The Game Loop

If you’ve learnt JavaScript through making Websites, you may be forgiven for expecting a game to be written in a kind of event driven fashion. The browser world consists mostly of event handlers and callbacks. The user clicks a thing or presses a key and then stuff happens. Reactionary, if you like. Simpler games like Letterpress, Wordfeud, Words for Friends, Sudoku, etc… can work on this mechanic. The GTAs and CODs of the world, however, do not. As soon as you want more advanced elements like animation, physics and artificial intelligence, then you’re going to need a better system. That system is the “game loop”.

The game loop is the process a game goes through each time it creates each frame of animation. Our Zelda game will follow this simplified sequence each time it’s loaded:

  • Initialisation
    • Load assets
    • Pre-calculations
  • Game Loop
    • Clear the screen
    • Retrieve Player Input
    • Process AI & Logic
    • Draw graphics
    • Update the screen

The loop continues until the user breaks out of it by either pausing or quitting (or also closing the browser/tab in our case). In PC & Console games, this loop is usually a while (true) {} loop which runs indefinitely and as fast as the processor will allow. In a browser that same technique would lock up the interface and likely crash the tab. We could use a similar technique to get the framerate as high as the browser will allow, as documented in this article. But honestly, games are typically complicated enough that running above 60fps is hard to maintain, and beyond 60fps our eyes can no longer keep up, so any frames beyond that are effectively wasted making 60fps the sweet spot. And, handily, browsers have provided us a nicer option to achieve a loop at that speed. Whether or not we’ll actually be able to run our game at that speed is another matter (but that’s where optimisation comes in).

The Canvas

So, let’s get going! At the moment our game is pretty simple. One HTML file with a basic HTML structure, a few styles and a canvas element:

<!DOCTYPE html>
    <meta charset="utf-8">
    <title>Super JS Adventure!</title>

    <style type="text/css" media="screen">
        * { margin: 0; padding: 0 }
        #container { width: 256px; height: 224px; border: 1px solid #999; margin: 20px auto 0 auto; }


    <div id="container">
        <canvas id="super-js-adventure" width="256" height="224"></canvas>

    <script src="js/main.js"></script>

The canvas element may look a bit small, but that’s the native resolution of Zelda: A Link to the Past. Scary, huh? Obviously, it was scaled up when shown on TVs, and we’ll get to that later.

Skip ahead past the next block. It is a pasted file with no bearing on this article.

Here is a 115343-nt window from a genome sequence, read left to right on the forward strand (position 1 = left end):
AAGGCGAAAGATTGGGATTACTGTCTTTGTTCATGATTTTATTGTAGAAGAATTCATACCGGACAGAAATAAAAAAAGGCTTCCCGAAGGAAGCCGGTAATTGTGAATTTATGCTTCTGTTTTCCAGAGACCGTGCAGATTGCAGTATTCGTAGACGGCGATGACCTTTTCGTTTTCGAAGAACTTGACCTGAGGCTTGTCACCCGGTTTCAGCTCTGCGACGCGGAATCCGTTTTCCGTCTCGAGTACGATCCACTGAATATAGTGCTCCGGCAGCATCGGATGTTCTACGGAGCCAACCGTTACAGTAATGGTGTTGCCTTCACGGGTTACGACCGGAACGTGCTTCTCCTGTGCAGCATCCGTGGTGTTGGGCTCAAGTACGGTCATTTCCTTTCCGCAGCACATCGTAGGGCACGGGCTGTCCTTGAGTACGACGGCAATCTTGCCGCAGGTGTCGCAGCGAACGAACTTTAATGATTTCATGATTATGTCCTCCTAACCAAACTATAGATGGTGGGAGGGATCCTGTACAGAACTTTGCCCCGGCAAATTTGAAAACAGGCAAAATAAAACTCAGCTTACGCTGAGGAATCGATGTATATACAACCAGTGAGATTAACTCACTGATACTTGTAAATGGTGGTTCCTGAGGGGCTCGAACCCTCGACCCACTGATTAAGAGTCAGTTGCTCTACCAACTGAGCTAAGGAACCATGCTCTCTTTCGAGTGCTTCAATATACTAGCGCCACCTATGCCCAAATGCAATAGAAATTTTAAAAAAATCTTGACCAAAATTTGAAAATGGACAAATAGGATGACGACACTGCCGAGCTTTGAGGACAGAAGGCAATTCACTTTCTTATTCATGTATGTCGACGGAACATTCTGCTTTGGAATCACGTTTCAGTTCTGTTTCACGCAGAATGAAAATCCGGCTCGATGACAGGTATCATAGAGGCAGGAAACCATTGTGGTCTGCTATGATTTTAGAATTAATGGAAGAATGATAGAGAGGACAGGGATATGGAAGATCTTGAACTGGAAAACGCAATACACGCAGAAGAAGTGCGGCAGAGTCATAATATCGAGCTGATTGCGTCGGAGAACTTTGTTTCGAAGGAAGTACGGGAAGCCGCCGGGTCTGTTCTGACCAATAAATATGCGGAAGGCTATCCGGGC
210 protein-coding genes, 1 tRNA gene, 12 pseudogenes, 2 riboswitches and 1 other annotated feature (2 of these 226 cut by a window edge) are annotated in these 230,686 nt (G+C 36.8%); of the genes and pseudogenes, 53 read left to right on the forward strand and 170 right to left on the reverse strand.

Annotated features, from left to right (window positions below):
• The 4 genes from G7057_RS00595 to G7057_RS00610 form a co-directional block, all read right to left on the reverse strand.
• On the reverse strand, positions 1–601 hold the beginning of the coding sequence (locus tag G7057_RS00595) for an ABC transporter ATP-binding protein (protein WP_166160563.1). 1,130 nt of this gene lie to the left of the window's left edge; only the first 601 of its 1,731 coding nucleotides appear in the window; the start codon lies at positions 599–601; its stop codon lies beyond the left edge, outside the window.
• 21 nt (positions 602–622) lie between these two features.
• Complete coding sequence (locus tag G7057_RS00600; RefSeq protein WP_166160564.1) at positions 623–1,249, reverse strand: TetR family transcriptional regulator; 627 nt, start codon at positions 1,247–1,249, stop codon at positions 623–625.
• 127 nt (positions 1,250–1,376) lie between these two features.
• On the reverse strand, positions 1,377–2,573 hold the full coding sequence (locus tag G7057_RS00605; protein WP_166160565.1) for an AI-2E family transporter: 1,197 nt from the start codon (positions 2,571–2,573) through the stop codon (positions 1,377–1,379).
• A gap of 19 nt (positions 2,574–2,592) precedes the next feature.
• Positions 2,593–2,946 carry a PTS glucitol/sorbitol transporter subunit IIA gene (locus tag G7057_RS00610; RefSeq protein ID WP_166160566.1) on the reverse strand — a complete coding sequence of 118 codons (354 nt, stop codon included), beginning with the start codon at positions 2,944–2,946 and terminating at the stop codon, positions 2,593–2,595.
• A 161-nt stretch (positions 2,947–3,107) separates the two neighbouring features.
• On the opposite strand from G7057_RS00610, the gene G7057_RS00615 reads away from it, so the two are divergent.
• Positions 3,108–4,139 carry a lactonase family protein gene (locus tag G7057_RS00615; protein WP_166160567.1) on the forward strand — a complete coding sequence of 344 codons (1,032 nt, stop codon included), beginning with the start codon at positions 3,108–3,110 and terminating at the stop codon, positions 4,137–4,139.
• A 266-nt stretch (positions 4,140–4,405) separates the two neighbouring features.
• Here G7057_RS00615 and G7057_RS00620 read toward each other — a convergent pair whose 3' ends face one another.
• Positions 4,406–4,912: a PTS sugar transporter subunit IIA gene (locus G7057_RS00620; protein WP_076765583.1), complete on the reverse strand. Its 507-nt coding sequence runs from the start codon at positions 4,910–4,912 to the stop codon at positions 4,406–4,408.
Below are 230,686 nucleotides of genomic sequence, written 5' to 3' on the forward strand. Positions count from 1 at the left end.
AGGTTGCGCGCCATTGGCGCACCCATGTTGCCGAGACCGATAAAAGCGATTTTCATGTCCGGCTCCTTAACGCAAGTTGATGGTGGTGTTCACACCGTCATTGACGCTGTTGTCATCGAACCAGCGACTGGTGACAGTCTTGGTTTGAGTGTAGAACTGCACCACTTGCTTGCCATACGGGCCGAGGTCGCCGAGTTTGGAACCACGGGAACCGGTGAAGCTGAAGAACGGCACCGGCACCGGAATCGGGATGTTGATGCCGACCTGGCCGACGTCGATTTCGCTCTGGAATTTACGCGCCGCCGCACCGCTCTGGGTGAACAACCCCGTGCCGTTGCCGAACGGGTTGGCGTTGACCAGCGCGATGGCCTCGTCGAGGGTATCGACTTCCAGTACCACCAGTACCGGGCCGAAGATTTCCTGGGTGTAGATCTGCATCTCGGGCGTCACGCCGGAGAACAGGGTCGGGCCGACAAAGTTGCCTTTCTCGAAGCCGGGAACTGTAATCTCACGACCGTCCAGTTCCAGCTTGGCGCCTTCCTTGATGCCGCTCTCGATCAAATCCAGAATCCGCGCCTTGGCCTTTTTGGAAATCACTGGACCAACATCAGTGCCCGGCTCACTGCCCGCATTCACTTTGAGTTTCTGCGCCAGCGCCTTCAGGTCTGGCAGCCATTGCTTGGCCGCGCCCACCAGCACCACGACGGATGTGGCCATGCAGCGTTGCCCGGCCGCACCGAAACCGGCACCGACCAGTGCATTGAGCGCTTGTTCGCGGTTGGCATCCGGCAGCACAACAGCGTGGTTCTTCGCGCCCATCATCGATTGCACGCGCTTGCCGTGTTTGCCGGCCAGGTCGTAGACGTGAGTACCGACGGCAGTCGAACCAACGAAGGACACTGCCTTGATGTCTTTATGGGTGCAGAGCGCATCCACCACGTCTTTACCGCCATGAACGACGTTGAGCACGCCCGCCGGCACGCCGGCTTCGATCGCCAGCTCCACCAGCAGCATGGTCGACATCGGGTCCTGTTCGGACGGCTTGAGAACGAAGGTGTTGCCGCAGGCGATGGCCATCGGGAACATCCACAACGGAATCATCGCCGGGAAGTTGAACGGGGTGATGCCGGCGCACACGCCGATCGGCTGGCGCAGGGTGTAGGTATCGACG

The JS file is even more simple:

var canvas  = document.getElementById('super-js-adventure');
var ctx     = canvas.getContext('2d');
var width   = 256;
var height  = 224;

We first get hold of the canvas element which just sets up a drawing surface, then get its drawing ‘context’, the actual surface we’ll be manipulating. I’ve also stored the initial size of the canvas just in case.

So now we get some sort of loop going. For now, I’ll be emulating the sort of the loop you’d see in a basic PC Game. It’ll likely evolve over time.

Javascript Timers

Historically, Javascript has provided two functions to use for looping animations: setInterval() and setTimeout(). These are actually timers, as opposed to loops. You can pass setInterval() a function, a time in milliseconds and it will fire that function every x milliseconds:

setInterval(function() {
    // I'm looping!
}, (1000/60));

This runs the anonymous function 60 times a second (1000/60). Or, you could use setTimeout(), albeit a little differently, which runs a function after x ms:

setTimeout(function() {
    // Some long block of code...

    setTimeout(arguments.callee, 16); // set another timeout on the function
}, (1000/60));

However, there are downsides to these techniques. John Resig, of jQuery fame, wrote a technical but succinct post describing them.

A Better Loop

Thankfully, all the latest browsers support a new function: requestAnimationFrame(). It’s preferred because browsers are already drawing to the screen and, in essence, it tells the browser to simply draw our stuff when it next draws a frame of its own, keeping animations smooth. It also runs up to the refresh rate the device’s screen; typically 60fps (but not always, which is important). And since the browser is aware of its existence, if we minimise the browser or switch tabs, it can slow down the loop so that your CPU isn’t working unnecessarily, also making it the most efficient method.

So, let’s get that added in along with functions for initialisation and the main loop:

function init() {
    // Initialise the game!

function main() {
    // Here's where we handle all the input, logic and drawing to the screen per frame.

    // call itself by requesting the next animation frame, and so begin the endless loop

// Initialise

// Start the loop!

Pretty simple, eh? We don’t have much to show for it, but it you fire that up in your browser, you’ll have a canvas ready to be drawn to, and a loop running at 60fps. Good job! Have a biscuit.

Join me next time when we deal with drawing to the screen!